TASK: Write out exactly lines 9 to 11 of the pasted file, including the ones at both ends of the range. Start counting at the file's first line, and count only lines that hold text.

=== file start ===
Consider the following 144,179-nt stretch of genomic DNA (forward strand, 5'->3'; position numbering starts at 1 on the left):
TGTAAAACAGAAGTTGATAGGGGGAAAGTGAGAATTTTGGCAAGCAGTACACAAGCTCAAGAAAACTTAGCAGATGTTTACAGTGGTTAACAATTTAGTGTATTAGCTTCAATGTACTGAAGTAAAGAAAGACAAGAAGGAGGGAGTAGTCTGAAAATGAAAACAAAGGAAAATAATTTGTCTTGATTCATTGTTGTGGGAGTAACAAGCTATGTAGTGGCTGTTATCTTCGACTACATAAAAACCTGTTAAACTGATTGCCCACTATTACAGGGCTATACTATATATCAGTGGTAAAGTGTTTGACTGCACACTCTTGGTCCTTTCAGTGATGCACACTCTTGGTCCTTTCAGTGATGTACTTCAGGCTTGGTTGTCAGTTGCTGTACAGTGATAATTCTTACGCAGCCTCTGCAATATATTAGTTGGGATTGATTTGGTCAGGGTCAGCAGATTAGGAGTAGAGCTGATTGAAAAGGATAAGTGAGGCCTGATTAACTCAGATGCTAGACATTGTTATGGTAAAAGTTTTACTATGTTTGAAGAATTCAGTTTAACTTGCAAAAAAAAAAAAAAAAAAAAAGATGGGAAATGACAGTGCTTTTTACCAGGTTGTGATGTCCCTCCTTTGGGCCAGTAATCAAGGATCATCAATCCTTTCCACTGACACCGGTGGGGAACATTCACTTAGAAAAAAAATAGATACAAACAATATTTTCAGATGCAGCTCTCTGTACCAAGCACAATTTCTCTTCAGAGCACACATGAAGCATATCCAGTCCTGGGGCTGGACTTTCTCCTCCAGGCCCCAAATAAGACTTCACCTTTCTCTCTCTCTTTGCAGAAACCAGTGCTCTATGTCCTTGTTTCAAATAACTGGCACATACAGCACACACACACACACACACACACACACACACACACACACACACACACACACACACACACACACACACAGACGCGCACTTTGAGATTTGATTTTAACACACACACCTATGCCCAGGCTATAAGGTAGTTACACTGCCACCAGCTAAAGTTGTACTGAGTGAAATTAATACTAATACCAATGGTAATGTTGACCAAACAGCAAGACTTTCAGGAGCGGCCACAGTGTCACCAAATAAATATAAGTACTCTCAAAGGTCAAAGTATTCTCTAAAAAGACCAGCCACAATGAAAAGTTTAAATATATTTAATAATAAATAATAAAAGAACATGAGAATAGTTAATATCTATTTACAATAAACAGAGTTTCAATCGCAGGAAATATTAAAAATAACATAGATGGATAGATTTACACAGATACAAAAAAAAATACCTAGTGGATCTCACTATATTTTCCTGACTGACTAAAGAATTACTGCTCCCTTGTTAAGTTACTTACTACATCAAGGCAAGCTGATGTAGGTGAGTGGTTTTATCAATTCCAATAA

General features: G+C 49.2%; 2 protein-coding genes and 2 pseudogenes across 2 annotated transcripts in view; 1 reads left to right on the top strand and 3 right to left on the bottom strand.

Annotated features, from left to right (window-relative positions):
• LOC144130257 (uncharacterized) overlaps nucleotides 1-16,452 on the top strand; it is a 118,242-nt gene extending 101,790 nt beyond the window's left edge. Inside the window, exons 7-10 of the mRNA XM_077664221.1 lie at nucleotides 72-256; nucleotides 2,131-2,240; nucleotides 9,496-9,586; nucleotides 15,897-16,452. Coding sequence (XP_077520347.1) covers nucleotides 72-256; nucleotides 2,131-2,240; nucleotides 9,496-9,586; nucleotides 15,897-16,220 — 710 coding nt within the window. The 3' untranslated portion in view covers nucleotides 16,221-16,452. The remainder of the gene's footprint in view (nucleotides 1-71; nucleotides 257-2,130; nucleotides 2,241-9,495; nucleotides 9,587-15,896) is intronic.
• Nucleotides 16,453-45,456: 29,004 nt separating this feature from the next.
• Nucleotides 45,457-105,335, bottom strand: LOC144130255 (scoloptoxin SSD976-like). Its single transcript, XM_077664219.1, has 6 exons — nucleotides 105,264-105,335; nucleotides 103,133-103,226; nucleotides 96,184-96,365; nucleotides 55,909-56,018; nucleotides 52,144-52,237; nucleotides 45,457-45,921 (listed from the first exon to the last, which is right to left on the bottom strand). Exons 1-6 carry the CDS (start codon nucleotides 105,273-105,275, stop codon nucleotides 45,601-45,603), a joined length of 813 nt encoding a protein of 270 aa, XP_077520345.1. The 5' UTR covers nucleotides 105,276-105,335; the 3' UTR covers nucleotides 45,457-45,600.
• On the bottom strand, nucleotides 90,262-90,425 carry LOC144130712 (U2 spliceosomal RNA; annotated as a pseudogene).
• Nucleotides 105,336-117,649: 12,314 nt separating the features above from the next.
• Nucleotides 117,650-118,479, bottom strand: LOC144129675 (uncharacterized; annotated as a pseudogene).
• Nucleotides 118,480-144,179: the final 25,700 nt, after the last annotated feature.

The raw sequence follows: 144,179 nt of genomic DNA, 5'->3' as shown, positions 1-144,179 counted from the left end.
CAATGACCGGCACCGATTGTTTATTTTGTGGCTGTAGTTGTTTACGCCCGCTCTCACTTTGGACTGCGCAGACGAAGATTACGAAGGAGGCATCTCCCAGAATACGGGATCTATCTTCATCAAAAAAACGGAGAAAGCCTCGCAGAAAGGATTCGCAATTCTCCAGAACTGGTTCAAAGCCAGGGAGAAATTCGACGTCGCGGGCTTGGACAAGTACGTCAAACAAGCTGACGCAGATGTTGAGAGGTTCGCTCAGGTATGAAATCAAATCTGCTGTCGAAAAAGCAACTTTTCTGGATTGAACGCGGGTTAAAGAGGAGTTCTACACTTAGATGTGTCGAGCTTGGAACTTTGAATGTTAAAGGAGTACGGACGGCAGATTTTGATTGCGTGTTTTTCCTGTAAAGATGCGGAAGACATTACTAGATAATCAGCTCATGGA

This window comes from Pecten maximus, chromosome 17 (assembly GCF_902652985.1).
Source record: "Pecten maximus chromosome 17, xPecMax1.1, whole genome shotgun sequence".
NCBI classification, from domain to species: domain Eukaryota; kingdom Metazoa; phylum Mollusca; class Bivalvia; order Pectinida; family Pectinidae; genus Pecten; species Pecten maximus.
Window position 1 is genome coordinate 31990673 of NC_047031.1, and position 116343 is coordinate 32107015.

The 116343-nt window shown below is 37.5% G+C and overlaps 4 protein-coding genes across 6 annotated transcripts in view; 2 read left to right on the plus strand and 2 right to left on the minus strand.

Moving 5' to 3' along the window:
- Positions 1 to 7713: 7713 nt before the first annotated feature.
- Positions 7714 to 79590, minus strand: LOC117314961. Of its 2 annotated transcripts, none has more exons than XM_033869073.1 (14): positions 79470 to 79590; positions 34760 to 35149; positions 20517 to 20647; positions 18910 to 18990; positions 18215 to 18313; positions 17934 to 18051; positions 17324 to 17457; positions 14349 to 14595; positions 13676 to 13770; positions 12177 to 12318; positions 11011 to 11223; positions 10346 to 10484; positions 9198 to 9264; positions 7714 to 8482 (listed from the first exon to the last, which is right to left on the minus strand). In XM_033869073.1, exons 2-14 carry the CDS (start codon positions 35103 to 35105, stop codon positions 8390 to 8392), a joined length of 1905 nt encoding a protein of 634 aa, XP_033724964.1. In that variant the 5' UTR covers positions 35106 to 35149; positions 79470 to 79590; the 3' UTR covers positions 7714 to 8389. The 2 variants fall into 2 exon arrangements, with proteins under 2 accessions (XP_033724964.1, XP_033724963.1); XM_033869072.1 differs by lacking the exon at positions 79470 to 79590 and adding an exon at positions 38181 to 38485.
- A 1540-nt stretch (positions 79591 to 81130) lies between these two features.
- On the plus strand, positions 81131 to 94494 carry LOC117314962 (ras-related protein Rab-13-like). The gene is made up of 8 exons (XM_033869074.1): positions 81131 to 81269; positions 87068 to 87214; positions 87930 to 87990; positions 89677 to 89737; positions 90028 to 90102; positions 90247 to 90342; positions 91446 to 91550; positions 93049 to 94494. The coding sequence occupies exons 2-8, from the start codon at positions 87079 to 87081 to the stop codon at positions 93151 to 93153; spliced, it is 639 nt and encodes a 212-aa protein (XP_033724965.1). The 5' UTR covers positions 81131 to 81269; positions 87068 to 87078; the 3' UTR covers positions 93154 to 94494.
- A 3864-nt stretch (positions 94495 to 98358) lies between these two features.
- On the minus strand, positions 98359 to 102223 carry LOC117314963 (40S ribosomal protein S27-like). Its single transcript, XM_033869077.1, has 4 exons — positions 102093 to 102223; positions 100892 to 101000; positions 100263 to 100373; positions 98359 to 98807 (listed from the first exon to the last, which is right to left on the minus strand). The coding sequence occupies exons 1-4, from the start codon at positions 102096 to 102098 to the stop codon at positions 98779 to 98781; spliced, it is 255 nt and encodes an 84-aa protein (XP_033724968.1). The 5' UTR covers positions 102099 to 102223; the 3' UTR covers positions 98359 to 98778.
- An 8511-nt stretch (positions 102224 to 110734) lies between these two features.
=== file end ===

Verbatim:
• Nucleotides 105,336-117,649: 12,314 nt separating the features above from the next.
• Nucleotides 117,650-118,479, bottom strand: LOC144129675 (uncharacterized; annotated as a pseudogene).
• Nucleotides 118,480-144,179: the final 25,700 nt, after the last annotated feature.